BARBARA WALTERS: Time magazine this Friday comes out with an issue of the 100 most influential people in the whole entire world. And the reason that they are influential is: "It is the fourth annual list of the most influential people in the world who helped dictate international dialogue." Why do I care? Because one of those people is a "TV host who loves a fight," Rosie O'Donnell!
CBS’s Bob Schieffer offered commentary on Senator and presidential candidate Joe Biden, but one would think he was describing former President Bill Clinton. On the May 2 edition of "The Early Show" host Harry Smith and Schieffer were ironically discussing a recent gaffe by Senator Biden, when Schieffer stated the Delaware Senator "has a habit of making these boners." Presumably Schieffer meant to say "blunders." For the record, Senator Biden’s gaffe was video of him telling a prospective voter that Democrats were "going to shove [the president’s veto] down his throat."
The May 1 edition of "The View" marked the fourth anniversary of President Bush’s famous "mission accomplished" announcement with Rosie O’Donnell’s predictable rants against the war and the administration. The co-host mysteriously claimed Afghanistan had nothing to do with September 11 and downplayed the Al Qaeda threat, claiming it is simply a U.S. government scare tactic. Additionally, Rosie, with the aide of guest co-host Ricki Lake, followed Charles Rangel and Andy Rooney to assert that U.S. soldiers are not patriots, but losers who join out of desperation.
O’DONNELL: Wait, can I just say something? Why do people enlist in the Army?
RICKI LAKE: To get an education, and they're poor-
O’DONNELL: Thank you.
LAKE: -and that’s the only way to get one.
O’DONNELL: The vast majority– Yes, Elisabeth. It’s true!
Harry Smith, who has a habit of double standards when conducting interviews, hammered returning White House press secretary Tony Snow on April 30's edition of The Early Show. After discussing Snow’s cancer treatment, Smith said "let’s go to work." Snow stated what many believe, that incorporated timetables are a stunt. An astonished Harry Smith interrupted and harshly inquired: "So the White House regards this, their, their insistence on troop withdrawals as a stunt?"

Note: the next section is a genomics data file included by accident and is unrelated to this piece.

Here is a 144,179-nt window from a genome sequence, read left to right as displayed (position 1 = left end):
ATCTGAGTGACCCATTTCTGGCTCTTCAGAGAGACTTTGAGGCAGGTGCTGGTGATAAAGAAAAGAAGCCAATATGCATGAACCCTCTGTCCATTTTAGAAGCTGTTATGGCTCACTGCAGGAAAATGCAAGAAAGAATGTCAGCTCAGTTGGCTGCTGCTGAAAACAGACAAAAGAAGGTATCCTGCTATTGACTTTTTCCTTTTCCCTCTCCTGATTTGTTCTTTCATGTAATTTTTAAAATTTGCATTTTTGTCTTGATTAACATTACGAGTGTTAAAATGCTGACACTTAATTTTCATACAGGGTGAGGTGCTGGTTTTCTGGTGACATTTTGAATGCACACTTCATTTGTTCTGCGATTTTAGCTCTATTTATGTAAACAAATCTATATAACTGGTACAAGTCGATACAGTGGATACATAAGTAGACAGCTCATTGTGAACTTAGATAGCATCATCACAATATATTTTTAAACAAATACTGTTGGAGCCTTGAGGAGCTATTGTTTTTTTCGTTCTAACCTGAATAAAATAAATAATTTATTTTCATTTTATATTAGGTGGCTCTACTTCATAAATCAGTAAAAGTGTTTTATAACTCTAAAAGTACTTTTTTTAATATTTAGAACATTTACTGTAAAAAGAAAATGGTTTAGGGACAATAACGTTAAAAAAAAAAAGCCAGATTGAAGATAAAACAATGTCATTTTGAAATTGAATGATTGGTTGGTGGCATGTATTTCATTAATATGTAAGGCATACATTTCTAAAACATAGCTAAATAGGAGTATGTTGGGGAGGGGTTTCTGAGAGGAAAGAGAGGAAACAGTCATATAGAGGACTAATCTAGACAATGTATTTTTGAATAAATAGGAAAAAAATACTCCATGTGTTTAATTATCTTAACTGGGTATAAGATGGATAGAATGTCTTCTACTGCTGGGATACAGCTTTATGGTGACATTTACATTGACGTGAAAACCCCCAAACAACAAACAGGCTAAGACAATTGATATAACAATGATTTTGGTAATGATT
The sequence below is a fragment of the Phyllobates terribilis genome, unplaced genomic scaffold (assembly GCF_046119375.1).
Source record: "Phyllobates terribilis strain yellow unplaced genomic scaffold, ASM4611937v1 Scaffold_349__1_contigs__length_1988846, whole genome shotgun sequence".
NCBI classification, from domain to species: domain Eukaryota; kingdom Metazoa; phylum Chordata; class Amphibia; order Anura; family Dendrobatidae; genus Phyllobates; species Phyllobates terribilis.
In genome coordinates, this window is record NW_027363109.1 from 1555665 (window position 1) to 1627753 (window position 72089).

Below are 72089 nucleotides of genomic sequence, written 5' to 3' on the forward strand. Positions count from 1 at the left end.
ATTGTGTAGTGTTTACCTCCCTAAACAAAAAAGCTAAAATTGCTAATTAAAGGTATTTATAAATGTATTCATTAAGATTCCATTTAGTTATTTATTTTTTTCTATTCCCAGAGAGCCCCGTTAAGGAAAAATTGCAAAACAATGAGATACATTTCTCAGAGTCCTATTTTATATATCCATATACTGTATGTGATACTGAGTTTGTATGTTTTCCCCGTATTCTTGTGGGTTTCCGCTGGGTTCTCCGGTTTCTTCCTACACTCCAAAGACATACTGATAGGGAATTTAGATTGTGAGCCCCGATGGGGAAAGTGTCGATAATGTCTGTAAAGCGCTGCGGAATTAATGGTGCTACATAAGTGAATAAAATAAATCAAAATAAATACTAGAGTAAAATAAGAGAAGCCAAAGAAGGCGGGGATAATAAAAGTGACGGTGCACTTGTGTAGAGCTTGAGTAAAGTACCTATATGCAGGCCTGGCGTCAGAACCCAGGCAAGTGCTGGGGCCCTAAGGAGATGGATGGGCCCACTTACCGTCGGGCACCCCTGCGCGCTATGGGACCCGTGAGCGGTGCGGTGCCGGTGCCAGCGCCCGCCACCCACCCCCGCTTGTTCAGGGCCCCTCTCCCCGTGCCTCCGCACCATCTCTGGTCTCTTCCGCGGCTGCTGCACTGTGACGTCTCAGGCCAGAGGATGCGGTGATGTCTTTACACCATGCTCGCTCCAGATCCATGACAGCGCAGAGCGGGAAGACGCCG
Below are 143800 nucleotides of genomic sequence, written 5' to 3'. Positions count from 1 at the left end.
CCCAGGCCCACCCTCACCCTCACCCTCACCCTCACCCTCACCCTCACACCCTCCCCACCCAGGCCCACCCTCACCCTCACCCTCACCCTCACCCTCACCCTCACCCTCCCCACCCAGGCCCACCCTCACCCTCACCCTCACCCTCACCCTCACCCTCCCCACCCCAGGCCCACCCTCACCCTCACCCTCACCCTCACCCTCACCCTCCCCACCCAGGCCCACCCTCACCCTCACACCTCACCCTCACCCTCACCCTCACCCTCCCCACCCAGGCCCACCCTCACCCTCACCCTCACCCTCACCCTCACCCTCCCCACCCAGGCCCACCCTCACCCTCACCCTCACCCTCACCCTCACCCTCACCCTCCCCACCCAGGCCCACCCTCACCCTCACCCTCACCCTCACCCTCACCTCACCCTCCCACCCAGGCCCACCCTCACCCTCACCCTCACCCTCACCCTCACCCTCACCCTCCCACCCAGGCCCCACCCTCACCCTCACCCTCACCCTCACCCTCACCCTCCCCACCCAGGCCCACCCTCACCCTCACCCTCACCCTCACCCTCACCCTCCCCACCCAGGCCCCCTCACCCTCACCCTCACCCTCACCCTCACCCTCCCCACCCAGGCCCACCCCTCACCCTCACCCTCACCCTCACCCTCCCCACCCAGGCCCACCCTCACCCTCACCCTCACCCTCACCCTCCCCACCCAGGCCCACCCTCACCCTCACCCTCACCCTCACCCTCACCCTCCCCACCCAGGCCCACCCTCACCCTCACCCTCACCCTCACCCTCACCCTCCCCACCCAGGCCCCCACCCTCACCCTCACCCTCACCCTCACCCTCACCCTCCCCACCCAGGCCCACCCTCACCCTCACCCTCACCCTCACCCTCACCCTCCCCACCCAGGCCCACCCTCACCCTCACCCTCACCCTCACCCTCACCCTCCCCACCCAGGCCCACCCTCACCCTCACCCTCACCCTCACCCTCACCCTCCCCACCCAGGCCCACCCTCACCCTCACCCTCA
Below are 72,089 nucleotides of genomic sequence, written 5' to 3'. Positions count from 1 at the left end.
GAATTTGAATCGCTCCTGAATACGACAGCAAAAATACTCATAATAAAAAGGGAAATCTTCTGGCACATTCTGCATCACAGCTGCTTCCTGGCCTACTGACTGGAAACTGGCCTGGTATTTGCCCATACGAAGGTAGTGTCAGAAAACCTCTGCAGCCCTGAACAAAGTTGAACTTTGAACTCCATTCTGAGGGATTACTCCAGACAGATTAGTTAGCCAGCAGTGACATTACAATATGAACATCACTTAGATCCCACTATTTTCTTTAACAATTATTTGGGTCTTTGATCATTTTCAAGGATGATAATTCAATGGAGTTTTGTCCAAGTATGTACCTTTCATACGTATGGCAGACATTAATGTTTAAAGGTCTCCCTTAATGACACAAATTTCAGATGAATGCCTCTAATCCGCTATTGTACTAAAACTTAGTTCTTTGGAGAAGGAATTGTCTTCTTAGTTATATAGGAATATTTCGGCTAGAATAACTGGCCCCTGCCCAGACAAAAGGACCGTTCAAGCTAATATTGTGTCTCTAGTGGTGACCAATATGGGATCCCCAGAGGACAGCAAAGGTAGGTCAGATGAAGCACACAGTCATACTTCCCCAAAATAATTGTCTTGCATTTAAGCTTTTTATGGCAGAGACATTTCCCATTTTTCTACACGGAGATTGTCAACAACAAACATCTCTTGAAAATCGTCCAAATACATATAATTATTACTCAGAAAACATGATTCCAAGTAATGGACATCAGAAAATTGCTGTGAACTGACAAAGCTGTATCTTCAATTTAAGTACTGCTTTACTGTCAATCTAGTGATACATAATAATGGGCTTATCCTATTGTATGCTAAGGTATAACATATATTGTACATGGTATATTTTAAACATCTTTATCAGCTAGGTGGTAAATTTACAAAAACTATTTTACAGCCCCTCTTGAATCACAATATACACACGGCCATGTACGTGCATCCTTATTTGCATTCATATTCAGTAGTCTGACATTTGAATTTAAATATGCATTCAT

Snow, who previously accused Harry Smith of sounding like a partisan, immediately backpedaled, but pointed out that the current bill is "something [the Democrats] knew was never going to get passed." After Snow mentioned that Democrats "exhausted nearly three months doing this," Smith retorted "with the support of the American people by the way." Although it is true that, according to CBS’s own poll, 64 percent of Americans do support a timetable for withdrawal, they also found when they asked if Congress should allow continued troop funding without a timetable if it comes to that, 56 percent said yes. Harry never mentioned that polling result.
The April 26 edition of "The Early Show" reported on Rosie O’Donnell’s departure announcement with a very positive portrayal of "The View" co-host. Although reporter Jeff Glor briefly noted, with a sound bite, that Rosie has "gone after President Bush," they completely ignored her many controversies including September 11 conspiracy theories, Iran’s British hostage conspiracy theory, anti-Asian remarks, anti-Catholic remarks, and downplaying the terrorist threatseveraltimes.